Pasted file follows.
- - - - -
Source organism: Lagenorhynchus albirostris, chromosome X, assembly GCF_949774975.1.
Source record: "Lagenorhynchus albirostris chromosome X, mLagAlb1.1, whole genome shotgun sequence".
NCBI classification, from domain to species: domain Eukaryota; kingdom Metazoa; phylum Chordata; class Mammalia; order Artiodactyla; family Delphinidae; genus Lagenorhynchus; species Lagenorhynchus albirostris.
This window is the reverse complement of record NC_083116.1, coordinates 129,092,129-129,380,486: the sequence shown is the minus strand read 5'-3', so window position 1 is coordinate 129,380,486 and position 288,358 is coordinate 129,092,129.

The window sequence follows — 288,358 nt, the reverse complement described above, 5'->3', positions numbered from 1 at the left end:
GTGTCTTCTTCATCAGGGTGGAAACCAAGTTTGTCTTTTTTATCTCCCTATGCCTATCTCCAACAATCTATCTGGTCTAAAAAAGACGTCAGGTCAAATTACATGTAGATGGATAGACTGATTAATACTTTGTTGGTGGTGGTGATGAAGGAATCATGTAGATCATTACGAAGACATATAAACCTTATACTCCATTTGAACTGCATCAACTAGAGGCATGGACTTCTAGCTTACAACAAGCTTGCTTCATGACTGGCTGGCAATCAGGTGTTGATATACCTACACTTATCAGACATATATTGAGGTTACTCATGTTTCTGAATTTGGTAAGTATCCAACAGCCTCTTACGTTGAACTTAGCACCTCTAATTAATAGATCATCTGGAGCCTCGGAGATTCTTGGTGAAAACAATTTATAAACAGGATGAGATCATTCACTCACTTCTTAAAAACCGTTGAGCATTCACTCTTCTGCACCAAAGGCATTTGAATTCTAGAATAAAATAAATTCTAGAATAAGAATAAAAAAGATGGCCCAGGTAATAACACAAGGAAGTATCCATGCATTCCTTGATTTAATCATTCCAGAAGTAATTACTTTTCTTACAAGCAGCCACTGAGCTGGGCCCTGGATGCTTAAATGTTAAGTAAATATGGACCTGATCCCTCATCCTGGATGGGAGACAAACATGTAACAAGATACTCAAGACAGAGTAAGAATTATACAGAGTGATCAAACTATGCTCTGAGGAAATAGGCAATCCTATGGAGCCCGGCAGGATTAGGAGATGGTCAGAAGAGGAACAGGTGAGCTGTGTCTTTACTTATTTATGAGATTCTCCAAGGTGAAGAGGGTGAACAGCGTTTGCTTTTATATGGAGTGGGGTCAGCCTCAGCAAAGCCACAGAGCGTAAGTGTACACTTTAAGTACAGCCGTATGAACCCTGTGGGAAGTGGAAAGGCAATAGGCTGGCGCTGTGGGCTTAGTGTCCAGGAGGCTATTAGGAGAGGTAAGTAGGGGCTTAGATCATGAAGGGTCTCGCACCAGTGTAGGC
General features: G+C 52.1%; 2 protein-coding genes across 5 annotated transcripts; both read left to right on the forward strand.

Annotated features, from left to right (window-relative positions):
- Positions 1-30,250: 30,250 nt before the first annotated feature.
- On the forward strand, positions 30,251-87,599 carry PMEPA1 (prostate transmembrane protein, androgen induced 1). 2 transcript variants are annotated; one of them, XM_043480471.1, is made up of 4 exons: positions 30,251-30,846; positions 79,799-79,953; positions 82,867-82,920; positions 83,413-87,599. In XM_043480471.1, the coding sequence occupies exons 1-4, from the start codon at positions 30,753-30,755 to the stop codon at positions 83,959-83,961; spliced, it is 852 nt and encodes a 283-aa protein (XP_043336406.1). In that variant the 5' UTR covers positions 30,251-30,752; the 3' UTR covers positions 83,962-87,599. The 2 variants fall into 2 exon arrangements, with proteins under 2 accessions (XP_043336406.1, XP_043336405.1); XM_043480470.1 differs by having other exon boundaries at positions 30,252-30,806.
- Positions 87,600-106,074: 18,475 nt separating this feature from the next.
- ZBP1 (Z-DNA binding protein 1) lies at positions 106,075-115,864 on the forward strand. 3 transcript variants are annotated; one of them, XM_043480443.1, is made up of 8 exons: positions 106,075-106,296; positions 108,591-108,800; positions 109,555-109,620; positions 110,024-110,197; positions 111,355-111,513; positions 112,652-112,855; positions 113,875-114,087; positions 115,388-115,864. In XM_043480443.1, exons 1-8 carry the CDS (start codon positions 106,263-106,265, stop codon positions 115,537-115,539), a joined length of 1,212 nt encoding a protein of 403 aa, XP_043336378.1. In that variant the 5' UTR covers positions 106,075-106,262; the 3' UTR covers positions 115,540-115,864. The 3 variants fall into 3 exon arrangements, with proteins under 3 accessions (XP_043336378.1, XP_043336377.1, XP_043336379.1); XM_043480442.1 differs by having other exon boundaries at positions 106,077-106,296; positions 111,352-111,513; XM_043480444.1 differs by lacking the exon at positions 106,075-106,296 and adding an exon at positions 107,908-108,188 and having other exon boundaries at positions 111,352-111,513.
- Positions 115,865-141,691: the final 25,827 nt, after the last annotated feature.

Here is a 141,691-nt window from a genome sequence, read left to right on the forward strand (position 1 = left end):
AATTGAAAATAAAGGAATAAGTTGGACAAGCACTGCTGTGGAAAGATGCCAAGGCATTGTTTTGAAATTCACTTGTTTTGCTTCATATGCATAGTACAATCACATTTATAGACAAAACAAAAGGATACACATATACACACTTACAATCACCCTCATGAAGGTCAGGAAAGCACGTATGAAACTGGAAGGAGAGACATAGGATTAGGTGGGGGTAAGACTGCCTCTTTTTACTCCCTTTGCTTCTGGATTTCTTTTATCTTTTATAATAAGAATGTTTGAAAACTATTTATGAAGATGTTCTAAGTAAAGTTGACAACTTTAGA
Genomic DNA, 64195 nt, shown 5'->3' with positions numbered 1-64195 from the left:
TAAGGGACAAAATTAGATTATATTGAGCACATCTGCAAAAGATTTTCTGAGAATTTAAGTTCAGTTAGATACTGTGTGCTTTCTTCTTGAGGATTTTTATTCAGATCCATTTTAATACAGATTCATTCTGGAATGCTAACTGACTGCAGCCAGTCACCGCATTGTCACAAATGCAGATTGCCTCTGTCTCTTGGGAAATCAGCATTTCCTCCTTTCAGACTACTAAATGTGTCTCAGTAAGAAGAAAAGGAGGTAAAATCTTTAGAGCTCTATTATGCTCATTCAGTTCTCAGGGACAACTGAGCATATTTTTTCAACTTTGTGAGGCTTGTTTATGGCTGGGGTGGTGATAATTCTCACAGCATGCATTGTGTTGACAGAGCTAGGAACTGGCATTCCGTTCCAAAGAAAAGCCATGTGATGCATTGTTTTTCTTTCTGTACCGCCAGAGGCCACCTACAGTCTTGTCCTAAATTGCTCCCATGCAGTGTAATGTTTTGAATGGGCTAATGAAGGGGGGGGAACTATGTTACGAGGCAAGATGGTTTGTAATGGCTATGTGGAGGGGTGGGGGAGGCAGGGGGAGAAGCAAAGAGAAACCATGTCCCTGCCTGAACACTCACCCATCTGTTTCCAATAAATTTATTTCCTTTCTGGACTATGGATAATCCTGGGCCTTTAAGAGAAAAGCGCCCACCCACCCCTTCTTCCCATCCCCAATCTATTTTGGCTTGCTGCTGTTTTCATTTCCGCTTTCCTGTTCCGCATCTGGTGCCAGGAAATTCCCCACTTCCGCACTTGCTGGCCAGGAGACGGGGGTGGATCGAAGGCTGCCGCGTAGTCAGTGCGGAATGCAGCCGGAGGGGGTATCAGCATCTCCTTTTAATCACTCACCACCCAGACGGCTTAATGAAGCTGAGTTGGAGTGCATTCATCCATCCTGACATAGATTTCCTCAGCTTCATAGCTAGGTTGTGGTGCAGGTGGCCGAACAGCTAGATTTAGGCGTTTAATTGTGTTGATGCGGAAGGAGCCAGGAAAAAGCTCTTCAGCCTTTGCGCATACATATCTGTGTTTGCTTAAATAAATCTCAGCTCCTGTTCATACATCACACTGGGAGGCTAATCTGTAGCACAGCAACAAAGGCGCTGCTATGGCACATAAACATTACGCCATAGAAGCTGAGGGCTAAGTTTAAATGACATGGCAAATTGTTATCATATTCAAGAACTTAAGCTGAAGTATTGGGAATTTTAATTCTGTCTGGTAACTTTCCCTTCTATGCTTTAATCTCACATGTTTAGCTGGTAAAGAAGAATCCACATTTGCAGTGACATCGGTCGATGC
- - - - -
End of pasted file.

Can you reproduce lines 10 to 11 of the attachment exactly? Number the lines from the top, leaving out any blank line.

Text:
- On the forward strand, positions 30,251-87,599 carry PMEPA1 (prostate transmembrane protein, androgen induced 1). 2 transcript variants are annotated; one of them, XM_043480471.1, is made up of 4 exons: positions 30,251-30,846; positions 79,799-79,953; positions 82,867-82,920; positions 83,413-87,599. In XM_043480471.1, the coding sequence occupies exons 1-4, from the start codon at positions 30,753-30,755 to the stop codon at positions 83,959-83,961; spliced, it is 852 nt and encodes a 283-aa protein (XP_043336406.1). In that variant the 5' UTR covers positions 30,251-30,752; the 3' UTR covers positions 83,962-87,599. The 2 variants fall into 2 exon arrangements, with proteins under 2 accessions (XP_043336406.1, XP_043336405.1); XM_043480470.1 differs by having other exon boundaries at positions 30,252-30,806.
- Positions 87,600-106,074: 18,475 nt separating this feature from the next.